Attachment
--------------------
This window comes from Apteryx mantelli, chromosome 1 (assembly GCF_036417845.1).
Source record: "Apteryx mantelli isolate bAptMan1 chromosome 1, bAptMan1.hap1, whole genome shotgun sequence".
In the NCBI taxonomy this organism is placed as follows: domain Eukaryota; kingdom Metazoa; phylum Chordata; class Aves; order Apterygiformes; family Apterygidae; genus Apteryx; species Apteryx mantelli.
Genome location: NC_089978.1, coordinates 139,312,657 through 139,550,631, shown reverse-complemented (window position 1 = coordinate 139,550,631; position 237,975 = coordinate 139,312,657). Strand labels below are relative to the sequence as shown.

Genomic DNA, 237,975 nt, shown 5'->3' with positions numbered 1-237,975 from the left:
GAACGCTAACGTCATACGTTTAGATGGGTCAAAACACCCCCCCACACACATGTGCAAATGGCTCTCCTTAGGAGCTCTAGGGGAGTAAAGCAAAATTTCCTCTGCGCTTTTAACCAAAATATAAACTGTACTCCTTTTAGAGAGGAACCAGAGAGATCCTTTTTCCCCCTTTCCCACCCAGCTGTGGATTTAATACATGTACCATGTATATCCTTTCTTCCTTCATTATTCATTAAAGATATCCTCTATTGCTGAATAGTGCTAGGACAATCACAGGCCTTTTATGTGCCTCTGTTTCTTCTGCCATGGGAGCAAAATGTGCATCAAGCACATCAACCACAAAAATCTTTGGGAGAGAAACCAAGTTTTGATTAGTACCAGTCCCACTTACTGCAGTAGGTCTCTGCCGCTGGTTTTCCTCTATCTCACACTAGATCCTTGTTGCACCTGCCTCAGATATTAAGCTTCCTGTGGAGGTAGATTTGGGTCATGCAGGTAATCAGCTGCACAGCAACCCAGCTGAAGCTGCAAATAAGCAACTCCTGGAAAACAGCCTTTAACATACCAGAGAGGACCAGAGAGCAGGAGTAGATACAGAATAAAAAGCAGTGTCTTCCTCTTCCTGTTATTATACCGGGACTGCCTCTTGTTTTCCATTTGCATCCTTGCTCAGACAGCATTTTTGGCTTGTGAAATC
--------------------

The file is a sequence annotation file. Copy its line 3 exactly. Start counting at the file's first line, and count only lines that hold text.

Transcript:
In the NCBI taxonomy this organism is placed as follows: domain Eukaryota; kingdom Metazoa; phylum Chordata; class Aves; order Apterygiformes; family Apterygidae; genus Apteryx; species Apteryx mantelli.